“Radio Unnameable” is showing through Tuesday, October 2 at Film Forum.
Running time: 87 minutes; Not rated.
“Radio Unnameable” skillfully explores the timelessness of community, loneliness, and freedom of expression. It is a film about a period in time, a man, and a radio program. While it intimates the inquisitive spirit of each, it substitutes a more daring and abstract approach, perhaps best reflective of the radio program itself, for a more linear telling of a nonetheless remarkable story.
Bob Fass’s New York City radio program, Radio Unnameable, hit the airwaves in 1963, when fast-talking, jingle-slinging Murray the K was king of the commercial dial. Fass and listener-supported station WBAI offered the alternative, a radio program that was an event and a quiet revolution that still makes people smile and reminisce today.
People from every class and walk of life would call in Monday through Friday, 12am to the wee hours of the morning, to voice their municipal grievances or share their favorite recipes on this open platform. One of the most beautiful moments in the film is a conversation between two callers discovering the first snow of the season.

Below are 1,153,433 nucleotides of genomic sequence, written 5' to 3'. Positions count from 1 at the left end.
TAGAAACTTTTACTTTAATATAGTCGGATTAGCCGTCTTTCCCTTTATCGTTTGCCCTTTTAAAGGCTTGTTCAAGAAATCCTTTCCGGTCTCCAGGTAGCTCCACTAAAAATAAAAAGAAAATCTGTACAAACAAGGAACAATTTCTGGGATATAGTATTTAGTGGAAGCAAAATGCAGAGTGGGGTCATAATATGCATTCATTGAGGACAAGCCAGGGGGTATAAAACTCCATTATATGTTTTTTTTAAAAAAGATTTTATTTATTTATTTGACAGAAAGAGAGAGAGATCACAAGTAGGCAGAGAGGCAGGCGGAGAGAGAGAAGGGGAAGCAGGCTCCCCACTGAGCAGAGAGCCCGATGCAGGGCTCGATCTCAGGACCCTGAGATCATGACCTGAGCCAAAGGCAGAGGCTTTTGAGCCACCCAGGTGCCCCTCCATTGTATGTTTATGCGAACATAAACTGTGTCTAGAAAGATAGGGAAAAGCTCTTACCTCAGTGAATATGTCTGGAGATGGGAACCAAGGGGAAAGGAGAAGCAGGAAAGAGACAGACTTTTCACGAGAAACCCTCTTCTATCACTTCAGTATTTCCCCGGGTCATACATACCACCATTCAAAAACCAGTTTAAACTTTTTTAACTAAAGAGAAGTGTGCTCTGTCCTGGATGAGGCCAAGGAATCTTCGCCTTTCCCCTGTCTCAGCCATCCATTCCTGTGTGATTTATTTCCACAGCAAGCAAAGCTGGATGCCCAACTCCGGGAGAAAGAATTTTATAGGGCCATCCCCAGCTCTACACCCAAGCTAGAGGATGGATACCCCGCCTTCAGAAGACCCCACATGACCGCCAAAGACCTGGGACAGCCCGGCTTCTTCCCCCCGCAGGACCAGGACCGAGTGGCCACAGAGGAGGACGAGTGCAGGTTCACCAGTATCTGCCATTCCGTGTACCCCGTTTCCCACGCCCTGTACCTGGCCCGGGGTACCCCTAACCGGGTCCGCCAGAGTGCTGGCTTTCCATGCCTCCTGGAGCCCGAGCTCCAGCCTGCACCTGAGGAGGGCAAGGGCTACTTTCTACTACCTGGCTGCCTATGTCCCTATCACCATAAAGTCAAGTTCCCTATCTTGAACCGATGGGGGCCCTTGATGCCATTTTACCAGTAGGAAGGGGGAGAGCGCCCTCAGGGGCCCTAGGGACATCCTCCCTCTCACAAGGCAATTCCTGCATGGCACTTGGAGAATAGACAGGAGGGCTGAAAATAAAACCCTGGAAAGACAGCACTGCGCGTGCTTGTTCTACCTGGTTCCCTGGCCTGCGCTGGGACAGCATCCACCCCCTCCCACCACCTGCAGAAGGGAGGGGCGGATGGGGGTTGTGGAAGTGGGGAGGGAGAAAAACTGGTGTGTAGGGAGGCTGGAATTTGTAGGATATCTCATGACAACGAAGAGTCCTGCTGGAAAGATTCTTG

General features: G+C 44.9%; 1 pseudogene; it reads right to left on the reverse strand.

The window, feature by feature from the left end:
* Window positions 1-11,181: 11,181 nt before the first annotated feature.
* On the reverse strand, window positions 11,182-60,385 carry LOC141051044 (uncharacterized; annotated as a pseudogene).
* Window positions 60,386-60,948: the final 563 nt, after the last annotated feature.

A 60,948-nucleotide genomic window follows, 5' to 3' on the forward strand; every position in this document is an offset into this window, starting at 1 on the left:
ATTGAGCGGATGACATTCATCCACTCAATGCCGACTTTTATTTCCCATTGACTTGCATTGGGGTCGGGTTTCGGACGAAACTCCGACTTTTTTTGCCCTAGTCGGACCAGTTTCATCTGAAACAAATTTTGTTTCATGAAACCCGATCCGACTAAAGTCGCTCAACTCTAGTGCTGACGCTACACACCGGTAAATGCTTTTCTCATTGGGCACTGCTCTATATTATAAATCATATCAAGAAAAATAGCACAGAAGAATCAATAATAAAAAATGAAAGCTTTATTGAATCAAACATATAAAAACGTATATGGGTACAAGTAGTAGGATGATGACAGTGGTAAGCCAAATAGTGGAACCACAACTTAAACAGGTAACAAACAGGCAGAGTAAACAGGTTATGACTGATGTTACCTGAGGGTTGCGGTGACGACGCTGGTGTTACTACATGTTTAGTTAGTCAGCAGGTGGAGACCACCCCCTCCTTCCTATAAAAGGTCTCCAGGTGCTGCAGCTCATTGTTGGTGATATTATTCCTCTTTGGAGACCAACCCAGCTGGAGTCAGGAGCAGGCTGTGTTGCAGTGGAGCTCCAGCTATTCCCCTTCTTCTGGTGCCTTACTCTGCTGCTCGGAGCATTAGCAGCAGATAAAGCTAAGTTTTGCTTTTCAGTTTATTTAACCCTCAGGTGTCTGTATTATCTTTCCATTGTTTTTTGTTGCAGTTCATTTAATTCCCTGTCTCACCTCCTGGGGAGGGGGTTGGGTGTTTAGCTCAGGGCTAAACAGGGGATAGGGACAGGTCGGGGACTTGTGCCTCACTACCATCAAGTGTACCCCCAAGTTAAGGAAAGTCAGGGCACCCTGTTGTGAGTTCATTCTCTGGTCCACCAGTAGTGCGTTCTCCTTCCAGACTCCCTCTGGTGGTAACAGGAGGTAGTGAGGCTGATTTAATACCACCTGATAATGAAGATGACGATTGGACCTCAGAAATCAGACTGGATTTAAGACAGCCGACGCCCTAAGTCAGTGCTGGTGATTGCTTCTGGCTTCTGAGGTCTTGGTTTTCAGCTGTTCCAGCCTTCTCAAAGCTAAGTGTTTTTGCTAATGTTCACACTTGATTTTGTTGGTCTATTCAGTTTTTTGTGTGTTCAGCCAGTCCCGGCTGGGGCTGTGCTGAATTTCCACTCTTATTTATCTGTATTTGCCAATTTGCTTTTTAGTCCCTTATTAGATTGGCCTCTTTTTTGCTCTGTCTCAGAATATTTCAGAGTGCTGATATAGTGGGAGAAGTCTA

The show gave a voice to the lonely, the outcast, and the unsung heroes of the city. It fostered an intimacy between callers, guests and listeners, not only exploring, but moving beyond differences of race, gender, and creed. Perhaps it’s not surprising then, that after four years on the air, it also became the stage from which the radical anti-war and countercultural Yippie, or Youth International Party, movement was launched.